With the hustle and bustle that surround us this time of year, it can feel exhausting to try to cut through the noise and find a moment of calm for ourselves. I love this post
by Lysianne Unruh that asks 5 simple questions meant to help you focus on what matters most during the holidays.
to read Lysianne’s original post and put her wise words to use in the coming weeks.
Each week our team at Mind Body Align gathers on Tuesday afternoons for a brief group mindfulness meditation. It’s a chance to connect not just as colleagues but as humans “being”. This was my week to lead and I really felt pulled toward this fabulous meditation from Jack Kornfield as our monthly topic of gratitude was coming to a close plus we are all about to celebrate Thanksgiving.
I love the way it reminds us to begin our gratitude meditation by recognizing the way we feel and how we have cared for ourselves, then we express gratitude for all things and finally we move to express gratitude for others and wish them joy.
We were so moved by the words that we began our Coffee Talk with the meditation and now we want for you to be able to access it throughout the holiday season and beyond.
Meditation on Gratitude and Joy by Jack Kornfield
Let yourself sit quietly and at ease. Allow your body to be relaxed and open, your breath natural, your heart easy. Begin the practice of gratitude by feeling how year after year you have cared for your own life. Now let yourself begin to acknowledge all that has supported you in this care:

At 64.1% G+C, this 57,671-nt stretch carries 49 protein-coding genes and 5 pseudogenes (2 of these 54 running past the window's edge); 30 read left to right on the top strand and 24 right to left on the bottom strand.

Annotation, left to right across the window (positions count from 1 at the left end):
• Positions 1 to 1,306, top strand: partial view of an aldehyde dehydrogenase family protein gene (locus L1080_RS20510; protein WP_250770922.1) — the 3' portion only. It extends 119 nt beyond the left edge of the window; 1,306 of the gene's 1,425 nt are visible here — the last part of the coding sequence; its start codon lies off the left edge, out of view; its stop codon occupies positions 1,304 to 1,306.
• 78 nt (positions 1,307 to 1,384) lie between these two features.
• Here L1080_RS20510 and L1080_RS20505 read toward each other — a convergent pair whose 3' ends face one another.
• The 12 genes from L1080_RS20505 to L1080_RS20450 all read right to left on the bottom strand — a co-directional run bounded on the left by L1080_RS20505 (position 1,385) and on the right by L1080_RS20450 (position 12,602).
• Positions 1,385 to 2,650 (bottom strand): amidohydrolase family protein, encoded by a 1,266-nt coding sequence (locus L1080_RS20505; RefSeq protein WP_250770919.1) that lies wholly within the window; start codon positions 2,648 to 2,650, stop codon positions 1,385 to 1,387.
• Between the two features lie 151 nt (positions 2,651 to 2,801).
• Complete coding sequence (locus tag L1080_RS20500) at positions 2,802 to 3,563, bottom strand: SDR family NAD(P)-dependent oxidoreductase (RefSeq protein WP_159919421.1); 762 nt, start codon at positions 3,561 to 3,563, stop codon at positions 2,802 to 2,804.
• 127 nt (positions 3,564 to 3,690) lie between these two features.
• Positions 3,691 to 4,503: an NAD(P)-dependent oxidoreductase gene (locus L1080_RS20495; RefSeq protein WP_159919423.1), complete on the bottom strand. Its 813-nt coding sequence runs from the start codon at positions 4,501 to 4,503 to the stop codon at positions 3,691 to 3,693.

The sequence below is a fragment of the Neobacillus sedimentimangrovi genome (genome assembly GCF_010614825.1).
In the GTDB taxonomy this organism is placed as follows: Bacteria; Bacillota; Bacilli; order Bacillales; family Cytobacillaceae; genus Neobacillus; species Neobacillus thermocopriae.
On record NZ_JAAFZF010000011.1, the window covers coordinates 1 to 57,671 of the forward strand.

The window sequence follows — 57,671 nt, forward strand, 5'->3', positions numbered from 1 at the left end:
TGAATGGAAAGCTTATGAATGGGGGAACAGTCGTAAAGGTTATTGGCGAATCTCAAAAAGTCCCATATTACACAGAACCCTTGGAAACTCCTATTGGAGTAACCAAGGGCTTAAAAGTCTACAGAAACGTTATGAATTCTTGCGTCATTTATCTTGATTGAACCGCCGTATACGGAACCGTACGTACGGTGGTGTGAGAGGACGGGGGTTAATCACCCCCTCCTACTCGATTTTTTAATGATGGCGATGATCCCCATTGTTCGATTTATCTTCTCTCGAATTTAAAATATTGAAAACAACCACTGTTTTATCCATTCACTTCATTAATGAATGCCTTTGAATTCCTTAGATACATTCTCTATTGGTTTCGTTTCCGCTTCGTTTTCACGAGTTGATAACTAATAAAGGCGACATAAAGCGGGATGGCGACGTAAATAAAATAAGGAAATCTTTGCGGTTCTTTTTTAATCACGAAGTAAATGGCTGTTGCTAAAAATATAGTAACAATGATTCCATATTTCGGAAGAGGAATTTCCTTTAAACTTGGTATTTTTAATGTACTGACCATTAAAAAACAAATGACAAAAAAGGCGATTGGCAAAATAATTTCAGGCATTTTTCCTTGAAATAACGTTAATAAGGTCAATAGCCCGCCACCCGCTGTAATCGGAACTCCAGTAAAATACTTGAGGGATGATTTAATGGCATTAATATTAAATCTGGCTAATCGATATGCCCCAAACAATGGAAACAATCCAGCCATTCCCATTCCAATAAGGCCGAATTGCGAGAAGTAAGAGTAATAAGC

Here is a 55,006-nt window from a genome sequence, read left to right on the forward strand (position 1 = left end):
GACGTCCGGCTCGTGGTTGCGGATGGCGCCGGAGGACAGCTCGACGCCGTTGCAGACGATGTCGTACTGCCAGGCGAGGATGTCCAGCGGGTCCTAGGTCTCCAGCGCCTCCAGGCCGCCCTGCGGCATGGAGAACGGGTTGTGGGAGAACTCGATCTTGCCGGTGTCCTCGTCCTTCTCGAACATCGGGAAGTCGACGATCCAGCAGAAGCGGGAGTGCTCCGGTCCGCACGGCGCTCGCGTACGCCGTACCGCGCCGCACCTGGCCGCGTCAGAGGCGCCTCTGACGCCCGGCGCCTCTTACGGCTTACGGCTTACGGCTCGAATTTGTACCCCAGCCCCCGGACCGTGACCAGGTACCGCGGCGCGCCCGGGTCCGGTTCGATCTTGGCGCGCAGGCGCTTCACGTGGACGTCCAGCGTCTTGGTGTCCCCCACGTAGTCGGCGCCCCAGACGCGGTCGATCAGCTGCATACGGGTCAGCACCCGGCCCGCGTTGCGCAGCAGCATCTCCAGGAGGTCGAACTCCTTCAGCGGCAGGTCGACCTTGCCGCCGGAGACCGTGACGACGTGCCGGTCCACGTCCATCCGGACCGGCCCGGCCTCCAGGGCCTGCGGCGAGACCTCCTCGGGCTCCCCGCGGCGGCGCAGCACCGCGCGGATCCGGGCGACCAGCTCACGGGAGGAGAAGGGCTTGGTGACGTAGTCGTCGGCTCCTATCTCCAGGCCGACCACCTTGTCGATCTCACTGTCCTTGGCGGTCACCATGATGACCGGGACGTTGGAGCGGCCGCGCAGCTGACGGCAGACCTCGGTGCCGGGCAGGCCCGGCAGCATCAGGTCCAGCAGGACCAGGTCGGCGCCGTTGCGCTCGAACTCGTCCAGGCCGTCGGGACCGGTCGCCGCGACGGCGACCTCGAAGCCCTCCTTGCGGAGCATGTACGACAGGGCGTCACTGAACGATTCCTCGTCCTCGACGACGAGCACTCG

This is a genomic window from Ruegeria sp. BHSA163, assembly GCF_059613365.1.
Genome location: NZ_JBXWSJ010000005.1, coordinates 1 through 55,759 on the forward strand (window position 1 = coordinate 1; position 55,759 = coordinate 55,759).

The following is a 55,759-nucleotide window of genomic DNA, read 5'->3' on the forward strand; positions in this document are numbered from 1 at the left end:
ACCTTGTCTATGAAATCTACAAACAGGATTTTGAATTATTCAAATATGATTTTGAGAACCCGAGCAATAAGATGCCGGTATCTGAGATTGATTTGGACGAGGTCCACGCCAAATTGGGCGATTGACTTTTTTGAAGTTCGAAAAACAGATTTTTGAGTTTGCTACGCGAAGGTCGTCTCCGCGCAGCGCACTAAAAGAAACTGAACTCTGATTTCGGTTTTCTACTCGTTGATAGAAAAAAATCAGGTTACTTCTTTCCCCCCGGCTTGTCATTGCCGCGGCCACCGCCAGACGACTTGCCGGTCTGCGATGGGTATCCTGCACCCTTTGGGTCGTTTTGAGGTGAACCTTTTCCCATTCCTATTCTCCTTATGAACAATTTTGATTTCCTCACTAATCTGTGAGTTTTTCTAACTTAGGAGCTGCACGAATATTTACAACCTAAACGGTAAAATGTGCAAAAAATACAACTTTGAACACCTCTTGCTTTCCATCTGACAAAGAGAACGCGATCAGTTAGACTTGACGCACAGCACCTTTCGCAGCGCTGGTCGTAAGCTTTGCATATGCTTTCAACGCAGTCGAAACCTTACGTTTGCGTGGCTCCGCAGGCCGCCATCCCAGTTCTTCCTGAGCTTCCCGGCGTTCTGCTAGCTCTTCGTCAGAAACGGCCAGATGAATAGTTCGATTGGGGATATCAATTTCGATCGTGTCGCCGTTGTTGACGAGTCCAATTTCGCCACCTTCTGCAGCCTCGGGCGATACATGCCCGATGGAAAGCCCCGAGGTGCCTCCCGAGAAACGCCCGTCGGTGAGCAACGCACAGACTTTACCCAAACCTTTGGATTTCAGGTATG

With gratitude I remember the people, animals, plants, insects, creatures of the sky and sea, air and water, fire and earth, all whose joyful exertion blesses my life every day.
With gratitude I remember the care and labor of a thousand generations of elders and ancestors who came before me.
I offer my gratitude for the safety and well-being I have been given.
I offer my gratitude for the blessing of this earth I have been given.
I offer my gratitude for the measure of health I have been given.
I offer my gratitude for the family and friends I have been given.
I offer my gratitude for the community I have been given.
I offer my gratitude for the teachings and lessons I have been given.
I offer my gratitude for the life I have been given.
Just as we are grateful for our blessings, so we can be grateful for the blessings of others.
Continue to breathe gently. Bring to mind someone you care about, someone it is easy to rejoice for. Picture them and feel the natural joy you have for their well-being, for their happiness and success. With each breath, offer them your grateful, heartfelt wishes:
May you be joyful.
May your happiness increase.
May you not be separated from great happiness.
May your good fortune and the causes for your joy and happiness increase.
Sense the sympathetic joy and caring in each phrase. When you feel some degree of natural gratitude for the happiness of this loved one, extend this practice to another person you care about. Recite the same simple phrases that express your heart’s intention.
Then gradually open the meditation to include neutral people, difficult people, and even enemies until you extend sympathetic joy to all beings everywhere, young and old, near and far.
Practice dwelling in joy until the deliberate effort of practice drops away and the intentions of joy blend into the natural joy of your own wise heart.
You can read the original post on Jack Kornfield’s website here